Industri Halal

Malaysia HDC chief: Blue skies beckon for halal SMEs in wake of crisis

KUALA LUMPUR – Malaysian halal businesses should keep calm and carry on as best they can during this coronavirus pandemic. According to the new chief executive of the Malaysian government-owned company charged with developing the halal industry, the rewards at the end of the crisis will outweigh all the hardship.

Appointed to the top job of the Halal Industry Development Corporation (HDC) late last year, Hairol Ariffein Sahari paints a reasonably positive picture of the future for most halal traders.

Yet he acknowledges it will not all be plain sailing while Malaysia is in lockdown and companies are only allowed to call on half their workforce under government distancing regulations.


“Production capability has been reduced, meaning fewer products are being exported, and logistics are not as prompt. Exports will definitely be affected during the first and second parts of the year, and I pray to God that the situation will improve,” he told Salaam Gateway over the phone.

A scientist by training Hairol Ariffein joined HDC in 2010 after a stint as a trade official and time on quangos. At the corporation, he has led various strategic initiatives including the establishment of the Halal Industry Development Council and the development of Malaysia’s second halal industry masterplan.

He took over on an interim basis from the retiring Jamil Bidin, who established HDC in 2006. Though he is now the full-time chief executive, the corporation has yet to announce this officially.

In light of the current situation, HDC has revised downwards its trade targets for this year and dropped its goal of achieving 50 billion Malaysian ringgit ($11.45 billion) in exports. However, it still expects to see growth after disappointing figures last year.

The corporation had been touting growth of 7-8% in 2020, before the onset of the pandemic. This would have resulted in Malaysia meeting its long-term goal of 50 billion ringgit in exports during the course of the year, an increase over last year’s 40.2 billion ringgit of registered trade.

“We recalculated our export targets this year and we forecast that halal exports will expand by upwards of 3%, so a more realistic target would be up to $10 billion [43.4 billion ringgit] this year,” he said.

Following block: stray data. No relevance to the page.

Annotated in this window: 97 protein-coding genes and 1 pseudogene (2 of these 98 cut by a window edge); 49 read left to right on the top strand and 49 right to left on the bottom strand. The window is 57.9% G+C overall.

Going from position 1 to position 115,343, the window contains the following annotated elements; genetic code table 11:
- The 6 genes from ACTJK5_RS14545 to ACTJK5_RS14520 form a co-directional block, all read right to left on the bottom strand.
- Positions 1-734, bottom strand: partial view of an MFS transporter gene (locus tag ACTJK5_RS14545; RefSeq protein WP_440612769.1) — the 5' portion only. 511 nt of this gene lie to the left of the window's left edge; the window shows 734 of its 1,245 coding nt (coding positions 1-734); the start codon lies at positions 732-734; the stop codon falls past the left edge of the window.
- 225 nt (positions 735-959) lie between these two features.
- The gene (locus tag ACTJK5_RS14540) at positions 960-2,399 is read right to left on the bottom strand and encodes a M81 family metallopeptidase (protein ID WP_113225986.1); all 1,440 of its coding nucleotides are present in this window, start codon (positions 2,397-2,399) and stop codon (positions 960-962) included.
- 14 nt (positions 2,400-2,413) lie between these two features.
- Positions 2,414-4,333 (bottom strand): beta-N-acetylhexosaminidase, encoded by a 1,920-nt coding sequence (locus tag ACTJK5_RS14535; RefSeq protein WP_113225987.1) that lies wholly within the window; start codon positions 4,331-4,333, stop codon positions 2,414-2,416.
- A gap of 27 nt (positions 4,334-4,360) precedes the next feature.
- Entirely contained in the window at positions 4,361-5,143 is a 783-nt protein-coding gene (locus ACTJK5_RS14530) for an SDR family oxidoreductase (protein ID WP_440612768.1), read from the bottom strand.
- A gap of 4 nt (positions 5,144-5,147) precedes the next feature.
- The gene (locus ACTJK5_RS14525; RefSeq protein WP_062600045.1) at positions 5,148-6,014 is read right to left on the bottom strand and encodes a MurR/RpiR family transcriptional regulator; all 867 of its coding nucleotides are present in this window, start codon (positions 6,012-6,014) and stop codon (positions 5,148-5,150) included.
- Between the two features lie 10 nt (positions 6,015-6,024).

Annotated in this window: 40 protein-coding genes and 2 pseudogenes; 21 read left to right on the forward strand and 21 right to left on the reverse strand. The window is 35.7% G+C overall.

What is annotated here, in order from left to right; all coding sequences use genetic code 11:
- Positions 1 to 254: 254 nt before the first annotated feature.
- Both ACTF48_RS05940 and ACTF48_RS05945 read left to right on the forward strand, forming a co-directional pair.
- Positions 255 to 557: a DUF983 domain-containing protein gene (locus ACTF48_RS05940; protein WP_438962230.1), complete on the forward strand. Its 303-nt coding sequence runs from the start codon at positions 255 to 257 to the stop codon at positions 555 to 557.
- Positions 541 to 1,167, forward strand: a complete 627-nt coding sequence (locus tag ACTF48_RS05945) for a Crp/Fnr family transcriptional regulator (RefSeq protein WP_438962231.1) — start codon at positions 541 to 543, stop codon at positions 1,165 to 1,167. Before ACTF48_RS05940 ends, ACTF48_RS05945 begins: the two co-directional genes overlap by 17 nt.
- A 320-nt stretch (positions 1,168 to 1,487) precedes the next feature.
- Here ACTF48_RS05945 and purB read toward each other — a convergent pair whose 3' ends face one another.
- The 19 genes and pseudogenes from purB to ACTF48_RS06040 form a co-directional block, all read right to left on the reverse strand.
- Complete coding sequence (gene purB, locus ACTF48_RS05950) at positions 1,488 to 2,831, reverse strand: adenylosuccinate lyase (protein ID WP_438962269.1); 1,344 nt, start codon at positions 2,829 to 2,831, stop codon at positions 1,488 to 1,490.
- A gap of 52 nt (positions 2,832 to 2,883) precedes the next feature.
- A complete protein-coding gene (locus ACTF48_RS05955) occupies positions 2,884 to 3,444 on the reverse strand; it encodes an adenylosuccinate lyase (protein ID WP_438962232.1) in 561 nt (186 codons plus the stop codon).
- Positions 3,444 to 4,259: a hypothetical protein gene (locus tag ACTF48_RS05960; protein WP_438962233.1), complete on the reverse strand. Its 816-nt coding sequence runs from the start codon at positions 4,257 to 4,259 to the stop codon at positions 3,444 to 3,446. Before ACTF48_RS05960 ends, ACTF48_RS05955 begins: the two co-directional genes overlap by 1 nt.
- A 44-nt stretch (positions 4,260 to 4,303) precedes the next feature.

Hairol Ariffein’s advice to SMEs is to manage the situation and stay resilient. They should look after their cashflow and renegotiate terms with their suppliers, based on the smaller volumes they now order, he said.

They should also let consumers know they are still around and use this time to build loyalty through social media and promotions for regular customers. They would also be wise to look closely at finance through government stimulus schemes.

“We all need to think ahead post the COVID-19 crisis. This is very important because halal stands a very good chance to fly above this pandemic, due to the value it brings,” he said.

“This crisis is teaching more consumers about the importance of clean and safe products, which is central to what halal is offering. I have a very positive feeling about this one, and I would like to urge SMEs to invest more in marketing after the crisis is over.”

Based on HDC forecasts, many small halal businesses will have the opportunity in the medium-term to increase their production fivefold just to meet demand.

Even before the coronavirus pandemic, there was an estimated 80% supply gap for halal products around the world. After the crisis there will be a lot to catching up to do, especially for the big corporations.

Because of the nature of the pandemic, these major businesses have faced the same challenges as small ones, namely scarce and expensive raw material supplies, higher production costs and a shortage of workers.

“So this is where SMEs could take the opportunity to offer OEM or contract manufacturing. This is low-hanging fruit that they can leverage after the crisis is over,” said Hairol Ariffein.

Product consolidation would also be an interesting avenue for many halal businesses, he added.

“SMEs should talk to industry groups to see how they can find other companies to work with to produce a larger amount of goods. A lot will be needed when this ends.”

Now should also be a time to develop more robust supply chains, he believes, especially in light of the coronavirus crisis disrupting logistics. Many halal SMEs have been forced to watch raw materials and finished goods struggling to reach their destinations.

To this end, Malaysia needs to put in place stronger supply links with target markets so its exporters can really integrate into their halal ecosystems.

“This is what the new HDC is working on now, in spite of the virus outbreak. Our focus is on the Far East, including countries like Japan, Korea and Hong Kong. Next year, there will be more greenfield markets,” said Hairol Ariffein.

“But for now we need to stay positive and we will manage to get through this crisis together. SMEs just need to be resilient and plan ahead.”


  • Manage and watch cashflow
  • Renegotiate terms with suppliers
  • Let customers know you’re still around – build loyalty through social media and promos
  • Look to government stimulus schemes for financial help
  • Product consolidation – talk to industry groups, find other companies to work with to produce a larger amount of goods
  • Once pandemic situation stabilises, SMEs could offer OEM or contract manufacturing for big corporations that need to increase volume quickly
  • Invest more in marketing post-crisis

(Reporting by Richard Whitehead; Editing by Emmy Abdul Alim [email protected])

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